On that Friday we wore pink, I spent the day in the Short North and was overwhelmed by how visibly the LGBT community came together after hate-motivated attacks against three men in a four-day span.
The managers of the building next door to our offices at Outlook wrapped giant pink ribbons around their giant beige planters. There was pink frozen custard, pink cocktails and pink cupcakes. Businesses gave away pink T-shirts and offered discounts to customers wearing the color of the day.
Everyone inside the city’s traditional gayborhood got the message. Everyone inside the Short North delivered the message for tolerance, for community, loud and clear.
And then we went Downtown to Columbus Commons for the Columbus Symphony’s Picnic with the Pops season-opener. A friend had told me I’d been in a gay bubble since joining Outlook months earlier, and I braced myself for the bubble to burst once again with the realization that this big, huge deal in my world hadn’t registered even a blip with people outside of it.
But there it was: a pop of pink in the form of a golf shirt worn by a man who looked like a Downtown lawyer, and a pink blouse on the woman who accompanied him. More pops, on pink sundresses and pink button-down shirts, pink ties on those whose days at the office had just ended, and pink T-shirts on those whose weekends already had begun.
At last count, some have expanded the LGBT acronym to a full 10 letters to include all of the identities and expressions and orientations that make up the community my magazine covers. But part of what makes the LGBT community in Columbus so strong and visible is the “A” that we’ve added to our magazine’s masthead in recognition that we’re not alone.
We have allies.
Change is accelerating everywhere, so quickly that we’ve had to condense news of advances toward marriage equality into a single “The Month in Marriage” rundown of judicial rulings, court challenges and ballot initiatives.
Even opponents of marriage equality concede it’s inevitable. The bigger fight right now in Ohio isn’t against thrice-married marriage “defender” Phil Burress; it’s among LGBT-rights groups over when to seek a repeal of Ohio’s 2004 constitutional ban.
But in Columbus, it’s not just in policy discussions where gay and straight align.
Communities and cultures mix and mingle. We work beside each other at companies with strong commitments to diversity. We play together in neighborhoods and at bars that are less segregated.
Columbus Pride isn’t so much an LGBT festival anymore as it is a festival – albeit with more rainbow feather boas than one is likely to see at, say, the Circleville Pumpkin Show. What started 33 years ago as a march in which even the gay people covered their faces has now evolved into street-closing celebration for gay and straight alike.
Drag queen Nina West, heir to performers in a city whose laws once required people to wear the proper clothing for their gender, is among (614)’s ColumBEST nominees for Best Columbus Celebrity.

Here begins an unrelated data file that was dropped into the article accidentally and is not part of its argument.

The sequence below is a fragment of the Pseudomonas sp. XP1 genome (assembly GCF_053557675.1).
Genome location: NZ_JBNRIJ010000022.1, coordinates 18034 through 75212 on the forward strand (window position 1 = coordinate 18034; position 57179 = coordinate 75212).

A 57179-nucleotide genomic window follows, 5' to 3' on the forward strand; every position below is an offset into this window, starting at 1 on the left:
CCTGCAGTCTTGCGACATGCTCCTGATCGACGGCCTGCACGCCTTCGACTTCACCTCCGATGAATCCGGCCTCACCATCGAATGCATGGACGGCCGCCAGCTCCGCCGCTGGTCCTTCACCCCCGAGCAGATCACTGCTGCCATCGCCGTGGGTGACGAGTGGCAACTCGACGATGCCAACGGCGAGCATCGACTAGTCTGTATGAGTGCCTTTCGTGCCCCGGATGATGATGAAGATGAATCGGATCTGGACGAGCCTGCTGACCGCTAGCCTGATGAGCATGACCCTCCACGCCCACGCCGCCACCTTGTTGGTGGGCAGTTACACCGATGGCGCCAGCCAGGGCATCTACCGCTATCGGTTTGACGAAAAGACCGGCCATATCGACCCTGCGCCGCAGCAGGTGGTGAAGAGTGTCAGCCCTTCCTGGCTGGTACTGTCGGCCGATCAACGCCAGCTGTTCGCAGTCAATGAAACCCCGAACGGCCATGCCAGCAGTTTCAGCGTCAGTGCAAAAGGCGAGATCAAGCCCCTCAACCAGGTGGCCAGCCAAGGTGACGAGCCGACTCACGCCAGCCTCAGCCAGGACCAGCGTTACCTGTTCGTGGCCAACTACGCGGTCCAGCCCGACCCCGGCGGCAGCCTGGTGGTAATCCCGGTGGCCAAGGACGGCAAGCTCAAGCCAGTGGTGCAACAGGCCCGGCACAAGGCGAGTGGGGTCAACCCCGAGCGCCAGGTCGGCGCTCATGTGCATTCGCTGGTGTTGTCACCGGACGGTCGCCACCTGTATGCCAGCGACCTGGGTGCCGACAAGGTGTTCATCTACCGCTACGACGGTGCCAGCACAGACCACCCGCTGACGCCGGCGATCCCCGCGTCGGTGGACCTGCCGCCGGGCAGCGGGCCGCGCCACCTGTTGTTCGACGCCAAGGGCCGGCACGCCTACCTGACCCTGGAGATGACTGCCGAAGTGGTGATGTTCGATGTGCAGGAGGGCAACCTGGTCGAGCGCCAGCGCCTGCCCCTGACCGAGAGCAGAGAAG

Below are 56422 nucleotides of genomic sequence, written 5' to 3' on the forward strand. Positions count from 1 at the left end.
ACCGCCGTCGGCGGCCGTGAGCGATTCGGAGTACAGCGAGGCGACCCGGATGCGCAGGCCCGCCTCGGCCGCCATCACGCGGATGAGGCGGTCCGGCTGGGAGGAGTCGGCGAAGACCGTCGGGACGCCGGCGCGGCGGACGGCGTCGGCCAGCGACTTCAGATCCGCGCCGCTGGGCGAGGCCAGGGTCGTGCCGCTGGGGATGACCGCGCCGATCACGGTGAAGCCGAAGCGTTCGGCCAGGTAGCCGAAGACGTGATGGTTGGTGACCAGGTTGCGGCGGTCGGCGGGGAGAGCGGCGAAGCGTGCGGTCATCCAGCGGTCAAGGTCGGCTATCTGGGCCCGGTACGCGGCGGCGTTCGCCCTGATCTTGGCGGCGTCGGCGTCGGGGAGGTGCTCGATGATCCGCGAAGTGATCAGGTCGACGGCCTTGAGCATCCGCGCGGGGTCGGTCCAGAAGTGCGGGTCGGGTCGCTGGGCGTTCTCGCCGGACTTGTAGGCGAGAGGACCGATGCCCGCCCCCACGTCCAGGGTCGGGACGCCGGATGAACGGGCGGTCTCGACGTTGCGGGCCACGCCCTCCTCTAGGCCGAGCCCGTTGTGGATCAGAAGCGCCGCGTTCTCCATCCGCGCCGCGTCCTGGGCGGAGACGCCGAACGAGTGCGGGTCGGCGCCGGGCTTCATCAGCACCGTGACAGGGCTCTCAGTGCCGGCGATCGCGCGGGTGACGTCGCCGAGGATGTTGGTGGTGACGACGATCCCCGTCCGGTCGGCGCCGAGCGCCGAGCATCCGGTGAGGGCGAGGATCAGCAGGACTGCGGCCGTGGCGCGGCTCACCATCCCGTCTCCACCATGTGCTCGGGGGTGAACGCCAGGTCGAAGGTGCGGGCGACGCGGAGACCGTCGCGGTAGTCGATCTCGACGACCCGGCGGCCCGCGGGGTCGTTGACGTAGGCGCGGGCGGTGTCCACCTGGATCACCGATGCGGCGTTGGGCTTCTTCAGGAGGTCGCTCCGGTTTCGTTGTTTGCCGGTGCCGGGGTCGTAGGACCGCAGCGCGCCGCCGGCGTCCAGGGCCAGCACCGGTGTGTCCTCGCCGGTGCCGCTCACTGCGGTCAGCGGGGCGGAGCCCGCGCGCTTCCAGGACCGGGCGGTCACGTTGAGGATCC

And yes, we love traditionally straight pursuits, too. Outlook hosted its first Big Gay Tailgate Party last fall on a Buckeyes game day, and in the magazine we catalogued all the gay bars where LGBT people gather to watch football.
As a 49-year-old, I still tend to get amazed by a world that’s not so cordoned off. I discuss RuPaul’s Drag Race every Tuesday morning with one of our straight male interns. A group of straight friends and former workmates greeted me at a German Village bar last month with their idea for a boudoir photography business geared toward bears.
I take copies of Outlook home every month for my 82-year-old mom, although I try not to be in the room when she gets to Dan Savage.
Is the world – and Columbus – perfect? Far from it.
We wore pink on that Friday last June because three gay men were attacked on the streets of three different neighborhoods. Police have a stricter definition for hate crimes, but we all know that’s what they were. The first victim was smoking outside a gay bar in Merion Village. The second had just kissed his ex-boyfriend goodnight in Weinland Park. The third was beaten in Olde Towne after his attackers taunted him with anti-gay slurs.
Although they represent the party whose platform trumpets civil rights for LGBT people, the Democrats on the Columbus City Council haven’t appointed an LGBT person to any of the last seven vacancies dating back to 2007.
A young transgender woman recently told me that she came out to her family because she wanted them to know who she was in case she was killed.
Although local anti-discrimination laws protect people based on their sexual orientation or gender identity, Ohio law does not.
There are still battles to fight and win.
It’s good to know we’re all in it together.
Editor’s Note: Often thought of as an island of blue in a sea of red, Columbus has been praised for its inclusive nature, most specifically as an LGBT Mecca in the Midwest. In the last five years, an ever-increasing participation in Pride Week, rising popularity of drag culture, progressive corporate infrastructure, and the evolution of “gayborhoods” like the Short North into commercial and cultural hubs have only served to underscore that point. Now, as if to further bolster the city’s reputation, our editorial “ally” Outlook is expanding statewide this summer, advocating for the LGBT communities in Cincinnati, Dayton, Toledo, and Akron. Bob Vitale, Outlook’s Editor-in-Chief speaks on our LGBT and ally communities and how far we have left to go.